DPopTart
broadcastarchive-umd:

Soon after the introduction of television broadcasting, the demand for additional stations in urban areas motivated the allocation of ultra high frequencies (UHF) to provide additional non-interfering channels. The majority of the 165 UHF stations that begin telecasting between 1952 and 1959, however, did not survive.
Under the All-Channel Receiver Act, FCC regulations by 1965 would ensure that all new TV sets sold in the U.S. had built-in UHF tuners that could receive channels 14–83. In spite of this, by 1971, there were only about 170 full-service UHF broadcast stations nationwide. In the United States, the UHF stations gained a reputation for being locally owned, less polished and professional, not as popular, and having weaker signal propagation than their VHF channel counterparts.
Ultimately, in addition to providing TV service where VHF channels simply were not possible because of the limitations on the technology, UHF-TV also became a means to obtain programming that was not being provided by the “Big Three” commercial networks. For example, there were educational services like the Public Broadcasting Service, religious broadcasting, and Spanish language or multilingual broadcasting that all relied primarily on UHF channels to offer programming alternatives.
The proliferation of cable and satellite television and the digital television transition have contributed to the quality equalization of VHF and UHF broadcasts. The distinction between UHF and VHF characteristics has declined in importance with the emergence of additional broadcast television networks, and the decline of direct OTA reception. The number of major large-city independent stations has also declined as many have joined or formed new networks.

broadcastarchive-umd:

Soon after the introduction of television broadcasting, the demand for additional stations in urban areas motivated the allocation of ultra high frequencies (UHF) to provide additional non-interfering channels. The majority of the 165 UHF stations that begin telecasting between 1952 and 1959, however, did not survive.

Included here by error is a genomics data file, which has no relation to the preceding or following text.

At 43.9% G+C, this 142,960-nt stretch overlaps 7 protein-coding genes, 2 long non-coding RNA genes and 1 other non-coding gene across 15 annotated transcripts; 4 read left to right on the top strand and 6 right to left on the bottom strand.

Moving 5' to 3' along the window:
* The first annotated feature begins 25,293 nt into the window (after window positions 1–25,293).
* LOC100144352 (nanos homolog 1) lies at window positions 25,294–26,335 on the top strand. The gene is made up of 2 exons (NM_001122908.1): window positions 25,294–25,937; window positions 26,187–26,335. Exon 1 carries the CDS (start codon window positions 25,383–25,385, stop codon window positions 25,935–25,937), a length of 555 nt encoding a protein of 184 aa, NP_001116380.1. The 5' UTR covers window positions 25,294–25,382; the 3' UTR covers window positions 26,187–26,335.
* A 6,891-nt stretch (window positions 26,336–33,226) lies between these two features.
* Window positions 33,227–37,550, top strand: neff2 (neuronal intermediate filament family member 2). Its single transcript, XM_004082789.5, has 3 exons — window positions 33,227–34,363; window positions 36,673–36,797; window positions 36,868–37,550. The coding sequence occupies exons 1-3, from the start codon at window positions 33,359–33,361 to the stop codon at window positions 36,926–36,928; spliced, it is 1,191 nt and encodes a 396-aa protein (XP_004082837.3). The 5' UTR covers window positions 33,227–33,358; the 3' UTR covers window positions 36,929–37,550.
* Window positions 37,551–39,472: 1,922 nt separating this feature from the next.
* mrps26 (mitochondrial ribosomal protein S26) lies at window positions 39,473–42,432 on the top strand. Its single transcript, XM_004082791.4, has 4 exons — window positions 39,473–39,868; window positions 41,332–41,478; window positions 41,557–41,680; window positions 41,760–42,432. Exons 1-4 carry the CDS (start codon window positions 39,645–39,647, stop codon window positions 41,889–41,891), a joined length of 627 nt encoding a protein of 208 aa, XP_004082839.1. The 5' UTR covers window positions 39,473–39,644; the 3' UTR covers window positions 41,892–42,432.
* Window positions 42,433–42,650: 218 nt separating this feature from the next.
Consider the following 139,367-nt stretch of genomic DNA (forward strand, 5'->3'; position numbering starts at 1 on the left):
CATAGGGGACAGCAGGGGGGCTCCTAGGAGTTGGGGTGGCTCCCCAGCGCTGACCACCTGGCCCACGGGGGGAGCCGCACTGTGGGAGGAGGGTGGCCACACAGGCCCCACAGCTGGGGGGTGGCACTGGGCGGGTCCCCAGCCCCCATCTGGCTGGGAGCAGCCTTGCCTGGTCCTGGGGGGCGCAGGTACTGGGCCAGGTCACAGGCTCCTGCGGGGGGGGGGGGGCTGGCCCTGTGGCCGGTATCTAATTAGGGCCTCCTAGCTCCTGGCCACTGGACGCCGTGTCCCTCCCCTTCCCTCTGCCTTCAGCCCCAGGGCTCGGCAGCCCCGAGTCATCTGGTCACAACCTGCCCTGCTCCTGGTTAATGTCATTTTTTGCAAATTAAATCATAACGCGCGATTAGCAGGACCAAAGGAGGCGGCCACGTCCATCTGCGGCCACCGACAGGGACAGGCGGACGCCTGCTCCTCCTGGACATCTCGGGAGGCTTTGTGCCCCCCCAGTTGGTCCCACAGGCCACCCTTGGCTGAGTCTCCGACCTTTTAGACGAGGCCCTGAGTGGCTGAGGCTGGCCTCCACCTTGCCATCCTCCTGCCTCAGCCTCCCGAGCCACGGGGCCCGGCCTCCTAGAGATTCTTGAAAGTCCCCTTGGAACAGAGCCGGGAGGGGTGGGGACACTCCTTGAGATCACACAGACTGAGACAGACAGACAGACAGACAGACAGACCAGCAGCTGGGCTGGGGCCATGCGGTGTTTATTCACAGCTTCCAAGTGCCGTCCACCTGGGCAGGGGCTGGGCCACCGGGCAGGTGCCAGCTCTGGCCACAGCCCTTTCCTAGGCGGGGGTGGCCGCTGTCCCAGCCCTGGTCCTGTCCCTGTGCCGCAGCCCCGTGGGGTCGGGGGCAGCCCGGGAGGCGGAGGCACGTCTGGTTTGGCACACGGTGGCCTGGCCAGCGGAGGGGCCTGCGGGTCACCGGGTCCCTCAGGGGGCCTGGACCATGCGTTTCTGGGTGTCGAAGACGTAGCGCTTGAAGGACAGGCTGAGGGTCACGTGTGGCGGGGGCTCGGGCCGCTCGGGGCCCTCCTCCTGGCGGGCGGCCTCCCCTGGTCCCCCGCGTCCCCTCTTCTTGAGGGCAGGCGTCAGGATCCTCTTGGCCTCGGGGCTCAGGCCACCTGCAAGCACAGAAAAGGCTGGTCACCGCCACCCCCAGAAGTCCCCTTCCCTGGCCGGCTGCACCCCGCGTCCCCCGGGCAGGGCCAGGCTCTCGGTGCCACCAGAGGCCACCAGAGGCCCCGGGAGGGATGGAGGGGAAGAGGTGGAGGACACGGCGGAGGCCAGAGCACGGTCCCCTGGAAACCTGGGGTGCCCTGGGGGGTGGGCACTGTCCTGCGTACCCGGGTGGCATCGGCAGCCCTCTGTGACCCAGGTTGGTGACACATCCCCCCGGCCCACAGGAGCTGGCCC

Under the All-Channel Receiver Act, FCC regulations by 1965 would ensure that all new TV sets sold in the U.S. had built-in UHF tuners that could receive channels 14–83. In spite of this, by 1971, there were only about 170 full-service UHF broadcast stations nationwide. In the United States, the UHF stations gained a reputation for being locally owned, less polished and professional, not as popular, and having weaker signal propagation than their VHF channel counterparts.

Ultimately, in addition to providing TV service where VHF channels simply were not possible because of the limitations on the technology, UHF-TV also became a means to obtain programming that was not being provided by the “Big Three” commercial networks. For example, there were educational services like the Public Broadcasting Service, religious broadcasting, and Spanish language or multilingual broadcasting that all relied primarily on UHF channels to offer programming alternatives.

The proliferation of cable and satellite television and the digital television transition have contributed to the quality equalization of VHF and UHF broadcasts. The distinction between UHF and VHF characteristics has declined in importance with the emergence of additional broadcast television networks, and the decline of direct OTA reception. The number of major large-city independent stations has also declined as many have joined or formed new networks.

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